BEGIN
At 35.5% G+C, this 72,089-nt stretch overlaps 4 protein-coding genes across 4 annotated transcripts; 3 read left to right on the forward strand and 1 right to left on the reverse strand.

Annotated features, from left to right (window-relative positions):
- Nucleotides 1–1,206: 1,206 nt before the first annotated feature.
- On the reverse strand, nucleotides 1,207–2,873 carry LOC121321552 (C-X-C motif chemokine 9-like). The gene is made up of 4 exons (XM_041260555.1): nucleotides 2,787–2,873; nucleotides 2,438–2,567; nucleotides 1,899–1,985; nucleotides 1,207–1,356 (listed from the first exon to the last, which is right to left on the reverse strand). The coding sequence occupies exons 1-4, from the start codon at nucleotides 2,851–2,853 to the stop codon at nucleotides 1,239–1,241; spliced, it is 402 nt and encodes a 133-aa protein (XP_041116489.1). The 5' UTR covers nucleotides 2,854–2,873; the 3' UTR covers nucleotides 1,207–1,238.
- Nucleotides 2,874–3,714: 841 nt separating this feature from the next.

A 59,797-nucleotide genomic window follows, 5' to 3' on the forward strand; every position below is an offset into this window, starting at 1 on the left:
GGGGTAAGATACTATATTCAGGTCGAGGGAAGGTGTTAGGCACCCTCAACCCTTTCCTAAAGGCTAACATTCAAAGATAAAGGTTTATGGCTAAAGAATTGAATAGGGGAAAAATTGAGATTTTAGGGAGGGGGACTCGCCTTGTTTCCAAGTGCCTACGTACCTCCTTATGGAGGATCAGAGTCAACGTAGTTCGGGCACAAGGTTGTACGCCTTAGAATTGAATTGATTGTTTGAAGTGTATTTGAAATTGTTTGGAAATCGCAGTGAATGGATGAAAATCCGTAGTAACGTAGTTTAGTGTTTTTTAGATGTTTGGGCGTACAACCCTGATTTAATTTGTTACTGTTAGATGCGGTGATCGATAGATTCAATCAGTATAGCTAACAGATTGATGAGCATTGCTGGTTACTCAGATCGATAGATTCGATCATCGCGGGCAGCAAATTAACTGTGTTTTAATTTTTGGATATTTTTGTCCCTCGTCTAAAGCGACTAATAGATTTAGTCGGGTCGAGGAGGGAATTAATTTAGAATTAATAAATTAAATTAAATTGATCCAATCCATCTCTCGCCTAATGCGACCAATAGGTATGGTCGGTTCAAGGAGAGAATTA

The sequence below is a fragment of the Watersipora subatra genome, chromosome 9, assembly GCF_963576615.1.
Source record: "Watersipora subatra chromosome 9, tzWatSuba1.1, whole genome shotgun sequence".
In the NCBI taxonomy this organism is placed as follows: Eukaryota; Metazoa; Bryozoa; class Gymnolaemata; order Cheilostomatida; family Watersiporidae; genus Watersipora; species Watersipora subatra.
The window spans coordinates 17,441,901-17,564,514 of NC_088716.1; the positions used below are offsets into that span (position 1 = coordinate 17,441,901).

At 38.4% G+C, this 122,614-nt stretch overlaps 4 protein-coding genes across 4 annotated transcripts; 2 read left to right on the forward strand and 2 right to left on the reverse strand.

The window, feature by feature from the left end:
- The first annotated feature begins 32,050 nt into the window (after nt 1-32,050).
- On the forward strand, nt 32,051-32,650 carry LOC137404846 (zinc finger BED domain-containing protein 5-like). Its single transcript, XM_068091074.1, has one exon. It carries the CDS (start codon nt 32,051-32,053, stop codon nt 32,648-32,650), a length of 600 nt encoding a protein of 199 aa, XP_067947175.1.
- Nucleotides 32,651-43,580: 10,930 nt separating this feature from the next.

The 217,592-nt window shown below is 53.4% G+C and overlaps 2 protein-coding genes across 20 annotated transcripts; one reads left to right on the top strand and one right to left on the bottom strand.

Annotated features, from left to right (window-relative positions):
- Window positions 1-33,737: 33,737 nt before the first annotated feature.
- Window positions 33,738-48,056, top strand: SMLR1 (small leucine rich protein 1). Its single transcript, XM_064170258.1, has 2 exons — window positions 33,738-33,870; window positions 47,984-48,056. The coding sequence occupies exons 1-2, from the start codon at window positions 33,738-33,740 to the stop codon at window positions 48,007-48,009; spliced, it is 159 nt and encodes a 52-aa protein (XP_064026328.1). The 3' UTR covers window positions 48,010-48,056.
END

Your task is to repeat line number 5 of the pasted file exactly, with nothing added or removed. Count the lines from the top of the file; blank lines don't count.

- Nucleotides 2,874–3,714: 841 nt separating this feature from the next.